Garrett Morgan nurse named Ohio School Nurse of the Year
CMSD NEWS BUREAU
A CMSD school nurse who has dedicated nearly 20 years of her life to improving the health of Cleveland’s children has been named the 2018 Ohio School Nurse of the Year.
Sherdina Williams, from Garrett Morgan High School, was honored last weekend at a reception during the Ohio Association of School Nurses annual conference.
Williams said she felt honored and humbled by the award, which she received after being nominated by her colleagues.
“I found out in February, but it didn’t quite register until I was at the reception,” Williams said. “That’s when I realized it was a big darn deal."
Williams has been the school nurse at Garrett Morgan going on seven years. She has been instrumental in transforming the school into a model for student and community wellness and helping Garrett Morgan to earn Ohio’s first-ever gold award from the national Alliance for a Healthier Generation in 2016.
While Williams spends each day from 8 a.m. to 2:30 p.m. carrying out routine school nurse duties, it’s the extra time and effort during and after school that has made a difference.
Garrett Morgan is one of about 20 CMSD schools that distribute free produce in partnership with the Greater Cleveland Food Bank, but it’s the only one that does it twice a month. Williams makes sure each food pantry also involves some sort of free education program on mental and physical health. She sometimes brings in healthcare partners to perform health screenings and distribute educational materials.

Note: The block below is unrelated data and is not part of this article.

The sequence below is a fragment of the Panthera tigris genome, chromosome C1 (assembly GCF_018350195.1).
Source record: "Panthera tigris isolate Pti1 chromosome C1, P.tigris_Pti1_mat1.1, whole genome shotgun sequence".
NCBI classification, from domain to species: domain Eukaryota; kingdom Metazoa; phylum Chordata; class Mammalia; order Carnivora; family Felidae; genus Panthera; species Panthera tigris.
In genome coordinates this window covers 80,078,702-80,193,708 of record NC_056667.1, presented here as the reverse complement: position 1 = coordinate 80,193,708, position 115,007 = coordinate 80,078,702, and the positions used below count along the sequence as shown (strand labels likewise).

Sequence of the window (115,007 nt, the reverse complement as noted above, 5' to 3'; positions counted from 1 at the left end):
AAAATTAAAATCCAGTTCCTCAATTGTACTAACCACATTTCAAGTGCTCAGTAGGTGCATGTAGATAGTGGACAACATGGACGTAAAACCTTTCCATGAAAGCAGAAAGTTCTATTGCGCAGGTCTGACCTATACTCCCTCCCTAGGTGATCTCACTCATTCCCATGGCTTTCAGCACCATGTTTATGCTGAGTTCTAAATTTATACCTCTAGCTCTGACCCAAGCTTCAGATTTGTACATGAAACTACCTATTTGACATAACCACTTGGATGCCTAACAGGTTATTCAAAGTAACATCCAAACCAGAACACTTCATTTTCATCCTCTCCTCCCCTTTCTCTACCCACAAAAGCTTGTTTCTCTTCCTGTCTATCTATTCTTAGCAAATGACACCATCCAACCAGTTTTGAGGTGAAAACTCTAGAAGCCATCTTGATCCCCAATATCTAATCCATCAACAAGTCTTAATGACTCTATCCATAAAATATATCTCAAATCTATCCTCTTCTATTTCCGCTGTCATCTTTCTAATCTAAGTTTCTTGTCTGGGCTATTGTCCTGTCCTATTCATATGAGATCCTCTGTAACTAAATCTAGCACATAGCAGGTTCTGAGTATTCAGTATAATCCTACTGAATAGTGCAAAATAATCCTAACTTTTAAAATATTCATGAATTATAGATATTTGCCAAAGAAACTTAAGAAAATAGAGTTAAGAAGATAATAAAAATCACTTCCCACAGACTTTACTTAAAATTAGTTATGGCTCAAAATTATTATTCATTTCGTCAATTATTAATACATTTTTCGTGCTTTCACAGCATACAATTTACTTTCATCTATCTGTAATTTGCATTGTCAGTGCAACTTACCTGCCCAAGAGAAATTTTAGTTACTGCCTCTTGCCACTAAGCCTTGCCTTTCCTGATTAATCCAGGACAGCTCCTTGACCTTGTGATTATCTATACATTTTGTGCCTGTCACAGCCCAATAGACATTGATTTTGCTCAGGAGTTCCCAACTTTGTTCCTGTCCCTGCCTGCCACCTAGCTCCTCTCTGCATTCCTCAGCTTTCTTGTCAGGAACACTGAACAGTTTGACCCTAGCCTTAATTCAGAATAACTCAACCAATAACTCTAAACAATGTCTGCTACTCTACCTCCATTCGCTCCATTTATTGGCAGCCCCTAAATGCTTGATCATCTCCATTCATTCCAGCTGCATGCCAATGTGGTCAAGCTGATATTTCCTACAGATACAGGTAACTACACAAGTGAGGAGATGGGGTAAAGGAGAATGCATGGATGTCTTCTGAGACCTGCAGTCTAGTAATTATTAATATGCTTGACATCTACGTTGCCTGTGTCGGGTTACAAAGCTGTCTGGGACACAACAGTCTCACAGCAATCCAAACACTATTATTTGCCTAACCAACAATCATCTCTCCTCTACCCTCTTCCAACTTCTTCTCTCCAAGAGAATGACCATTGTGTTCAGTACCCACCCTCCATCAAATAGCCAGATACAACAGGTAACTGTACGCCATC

Williams also applied for a grant in 2016 that led to Garrett Morgan receiving six Nutribullet blenders for the school and 40 others that were distributed to students. Williams uses fruits and vegetables from the food pantry to make smoothies every Friday, an idea that students love.
“Health and wellness cannot be something extra in the building, it has to be the culture of the building,” Williams said.
For Williams, this includes working with teachers to incorporate wellness into subjects like math, English and science. She recently worked with a chemistry teacher to craft a lesson on the elements of iron and calcium that are found in spinach.
“It’s important to teach students what they’re eating, where it comes from and what it’s made of,” she said.
This means donuts or sugary drinks are not allowed in staff or parent meetings, ito ensure the whole Garrett Morgan community is on board with healthy habits.
Williams is also strategic in including students’ families and the larger community in these school activities. When staff began planning a holiday party last year, it wasn't just about the students, but also about their families and community members. This is the approach in all things at Garrett Morgan.
“Students don’t live in school. They live with their families and in the community,” she said. “So no matter what we do in school, if our families and communities aren’t healthy, nor will our students be.”
CMSD Director of Health and Nursing Services Deborah Aloshen said Williams' community-based philosophy is what makes her work so impactful.
"She sees her job as serving the whole community and is always looking for opportunities to do that," Aloshen said. "She's not only working on making our students healthier, but helping them grow up to be people who can teach others about health."
Williams is motivated in part by her personal connection to Cleveland and CMSD. She grew up here and graduated from East Tech High School. She serves on her class’s alumni committee.
Williams earned her bachelor’s degree in psychology from Hampton University in Virginia, her nursing credentials from Cuyahoga Community College and her master’s degree in community health and education from Cleveland State University.
Before going to Garrett Morgan, Williams worked at a handful of other CMSD schools including Louis Agassiz, George Washington Carver and Alfred A. Benesch.
In all the work she's done at Garrett Morgan and beyond, Williams said she has always had a strong team of colleagues ready to bring her ideas to life.
“I won the award, but I wouldn’t be telling the truth if I said it was just about me,” Williams said. “I've worked with an awesome team. They have been all in.”
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